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The Bachelor of Agricultural Science degree gives you the contemporary agriculture-related skills you will need to become a leader in this rapidly growing international industry.
Find out more about the Bachelor of Agricultural Science parent structure
Agriculture dominates New Zealand’s economy - generating billions in export earnings every year. The future of this industry is bright with international demand and available jobs predicted to grow rapidly.
New from 2019, the Bachelor of Agricultural Science (Without Specialisation) will give you the relevant, up-to-date skills to help you take your place in this exciting industry.
You will dig into every aspect of agriculture including pastures, crops, animal and soil sciences as well as economics, agribusiness and the influence of Government policies, regulations and Te Tiriti o Waitangi obligations. You will learn about future and present issues in the industry and gain skills in the use of technology in agriculture. Disciplines like engineering, physics, chemistry and biology are also an important part of gaining a broad understanding of the primary industries.
Industry experience is integrated into this degree, with practical work courses allowing you to experience and analyse real-world scenarios while you are studying.
Massey aligns its world-ranked agriculture programmes to agribusiness industries throughout the world.
All this will give you an advantage with prospective employers upon graduation, with industry contacts, a better understanding of the primary industries and the management skills to lead it. Most Agriculture students secure employment before they graduate.
Massey is world-ranked and New Zealand’s No 1 university in agriculture according to the QS (Quacquarelli Symonds) rankings and ShanghaiRankings.
Our proud record dates back to 1927 when we were established as an agricultural college. As a student, you will benefit from our internationally-recognised capability and leadership in this area.
Massey’s Manawatū campus hosts the only multi-function teaching laboratories in Australasia. The labs won a Best Practice Award for Innovation at the Association for Tertiary Education Management conference and were shortlisted for the international UKS-Lab awards.
The facility is unique in Australasia in that it allows each laboratory to be tailored to accommodate a variety of disciplines. Technicians can do preparation in the dedicated technical area before moving this into the lab, which means students can spend more time doing lab practical work.
Our Student Exchange Programme provides an international experience with the chance to study courses at overseas universities and credit them back to a Massey qualification. You’ll pay the same tuition fees while abroad and it’s a great chance to gain the overseas experience and knowledge that many employers value. Some of the top science universities available within the exchange programme are the University of Calgary, Canada; Wageningen University, The Netherlands and the University of Edinburgh, Scotland.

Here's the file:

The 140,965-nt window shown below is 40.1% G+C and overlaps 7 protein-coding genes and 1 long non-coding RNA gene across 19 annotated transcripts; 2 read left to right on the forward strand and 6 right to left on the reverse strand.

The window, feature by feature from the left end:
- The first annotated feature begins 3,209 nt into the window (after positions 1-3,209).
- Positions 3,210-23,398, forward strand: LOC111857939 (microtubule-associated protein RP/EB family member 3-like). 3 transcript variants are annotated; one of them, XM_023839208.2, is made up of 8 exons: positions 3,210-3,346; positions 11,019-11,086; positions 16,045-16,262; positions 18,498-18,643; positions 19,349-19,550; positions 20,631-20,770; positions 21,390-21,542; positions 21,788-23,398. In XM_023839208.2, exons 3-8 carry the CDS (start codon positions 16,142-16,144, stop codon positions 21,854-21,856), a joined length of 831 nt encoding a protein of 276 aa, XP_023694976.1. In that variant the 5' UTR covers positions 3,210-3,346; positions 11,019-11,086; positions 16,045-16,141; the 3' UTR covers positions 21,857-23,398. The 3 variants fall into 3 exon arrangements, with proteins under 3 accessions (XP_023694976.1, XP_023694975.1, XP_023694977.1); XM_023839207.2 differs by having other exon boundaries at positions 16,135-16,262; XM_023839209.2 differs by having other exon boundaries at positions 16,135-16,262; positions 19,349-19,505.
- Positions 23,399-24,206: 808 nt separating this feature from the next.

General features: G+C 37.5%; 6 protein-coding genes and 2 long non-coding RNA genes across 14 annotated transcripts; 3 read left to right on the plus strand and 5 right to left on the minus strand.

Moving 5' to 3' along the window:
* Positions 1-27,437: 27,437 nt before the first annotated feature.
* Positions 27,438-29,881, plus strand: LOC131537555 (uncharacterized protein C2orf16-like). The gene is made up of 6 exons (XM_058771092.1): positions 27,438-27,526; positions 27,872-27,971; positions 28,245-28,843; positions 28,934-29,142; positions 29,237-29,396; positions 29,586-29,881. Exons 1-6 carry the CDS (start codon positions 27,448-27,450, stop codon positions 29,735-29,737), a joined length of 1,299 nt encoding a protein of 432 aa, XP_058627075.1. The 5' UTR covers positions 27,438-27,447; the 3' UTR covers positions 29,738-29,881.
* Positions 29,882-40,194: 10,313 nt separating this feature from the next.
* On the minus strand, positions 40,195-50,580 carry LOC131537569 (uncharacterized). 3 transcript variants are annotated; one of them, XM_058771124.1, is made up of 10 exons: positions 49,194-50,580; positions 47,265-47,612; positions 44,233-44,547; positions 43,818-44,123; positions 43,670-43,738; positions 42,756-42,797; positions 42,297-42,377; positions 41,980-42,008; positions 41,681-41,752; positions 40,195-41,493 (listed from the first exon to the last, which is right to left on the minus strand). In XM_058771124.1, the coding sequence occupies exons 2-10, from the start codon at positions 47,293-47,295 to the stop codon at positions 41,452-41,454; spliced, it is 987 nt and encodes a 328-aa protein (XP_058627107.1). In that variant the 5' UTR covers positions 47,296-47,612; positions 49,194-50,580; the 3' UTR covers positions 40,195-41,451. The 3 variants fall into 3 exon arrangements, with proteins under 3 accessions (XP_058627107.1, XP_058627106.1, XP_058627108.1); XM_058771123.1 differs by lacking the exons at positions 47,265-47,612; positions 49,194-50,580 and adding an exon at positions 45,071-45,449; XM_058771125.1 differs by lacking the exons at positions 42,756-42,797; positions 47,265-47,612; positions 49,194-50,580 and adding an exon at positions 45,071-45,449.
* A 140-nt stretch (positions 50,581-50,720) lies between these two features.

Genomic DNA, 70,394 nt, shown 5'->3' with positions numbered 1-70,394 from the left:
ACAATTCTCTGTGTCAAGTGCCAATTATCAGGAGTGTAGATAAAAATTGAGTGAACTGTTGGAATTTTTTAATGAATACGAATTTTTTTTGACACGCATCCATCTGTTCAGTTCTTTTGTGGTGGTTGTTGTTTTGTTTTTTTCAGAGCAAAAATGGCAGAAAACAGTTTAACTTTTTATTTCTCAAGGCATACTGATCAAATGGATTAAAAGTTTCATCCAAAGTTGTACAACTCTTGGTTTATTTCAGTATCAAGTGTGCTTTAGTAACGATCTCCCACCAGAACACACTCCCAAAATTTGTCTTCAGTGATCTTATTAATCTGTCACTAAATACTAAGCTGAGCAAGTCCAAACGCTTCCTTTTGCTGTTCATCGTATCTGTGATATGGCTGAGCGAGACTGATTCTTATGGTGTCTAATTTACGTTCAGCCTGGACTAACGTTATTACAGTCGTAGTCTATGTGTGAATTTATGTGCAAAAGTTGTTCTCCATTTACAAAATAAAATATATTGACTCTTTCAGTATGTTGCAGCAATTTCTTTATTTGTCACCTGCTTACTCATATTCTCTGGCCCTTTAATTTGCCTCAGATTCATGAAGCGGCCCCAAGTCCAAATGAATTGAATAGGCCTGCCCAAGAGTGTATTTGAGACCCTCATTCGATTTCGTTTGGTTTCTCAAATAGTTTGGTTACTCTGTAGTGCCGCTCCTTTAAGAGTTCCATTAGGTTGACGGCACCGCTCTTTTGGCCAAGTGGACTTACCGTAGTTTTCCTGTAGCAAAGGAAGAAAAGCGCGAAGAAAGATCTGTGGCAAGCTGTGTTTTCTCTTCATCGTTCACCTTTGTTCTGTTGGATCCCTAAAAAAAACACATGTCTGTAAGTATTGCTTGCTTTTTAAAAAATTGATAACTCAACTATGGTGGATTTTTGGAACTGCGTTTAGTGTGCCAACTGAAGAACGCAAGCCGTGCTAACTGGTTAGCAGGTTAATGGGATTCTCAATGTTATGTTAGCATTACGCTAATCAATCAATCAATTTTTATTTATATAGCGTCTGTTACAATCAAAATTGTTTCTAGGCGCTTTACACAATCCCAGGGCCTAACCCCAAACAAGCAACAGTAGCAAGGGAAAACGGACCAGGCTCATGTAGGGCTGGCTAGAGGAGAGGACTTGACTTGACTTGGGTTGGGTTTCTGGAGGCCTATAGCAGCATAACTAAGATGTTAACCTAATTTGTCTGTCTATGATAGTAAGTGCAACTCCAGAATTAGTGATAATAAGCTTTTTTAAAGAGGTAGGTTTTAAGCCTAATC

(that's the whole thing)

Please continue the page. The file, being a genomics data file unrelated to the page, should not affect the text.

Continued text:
* The Bachelor of Agricultural Science replaces the Bachelor of AgriScience which is no longer available to new students from 2019.
One of the best things about this degree is the variety of study. You’ll learn about animals and agriculture, soils and pasture, be introduced to agribusiness and decision-making skills. You’ll also study economics, chemistry, physics and ecology.
As part of this programme, you’ll need to do at least 26 weeks of full-time work in an area related to your major. This is usually done during the summer when work is readily available on farms and with rural businesses. To ensure you get the most from this experience, you'll provide a report on your activities which will be assessed.
A 2017 Ministry of Education publication The post-study earnings and destinations of young domestic graduates showed that those who complete a qualification in a science, agriculture, technology, computer science, engineering or mathematics field of study have high relative earnings after they complete their study compared to the national median. Earnings can be substantially more than other graduates.
I grew up on my parent’s sheep farm, where I became interested in animals at an early age. This curiosity led me to attend Massey University with the hope of gaining a selection in the professional phase of the Bachelor of Veterinary Science. Then during my first year I realised that I didn’t actually want to be a vet, but the other courses in the degree opened my eyes to the amount of interesting jobs there are in the agriculture sector.
So I decided to do an agriculture degree instead, followed by an honours year, where I completed research into the effect of skin thickness on lamb survival. I then approached Massey University Professor Michael Hedley. I asked him if I could be involved in the Pastoral 21 Next Generation Dairy Systems programme and I was appointed as a Junior Research Officer. Working on the programme was awesome. I started to see where I could apply my undergraduate learning. It’s hard to see the application of things such as learning about feed budgeting when you’re doing your undergraduate degree, but when you actually start working in the industry, you start to use the skills and it all starts to click. I then decided to undertake a PhD in animal genetics, which took me full-circle back to the area of veterinary science!
The industry is made up of a huge range of organisations, including farming, processing and marketing produce, logistics of product supply, as well as the associated service industries such as banking, company representatives and consultants. That means there is a huge range of careers on offer for those with the right skills.
Industries where agriscience skills are utilised include:
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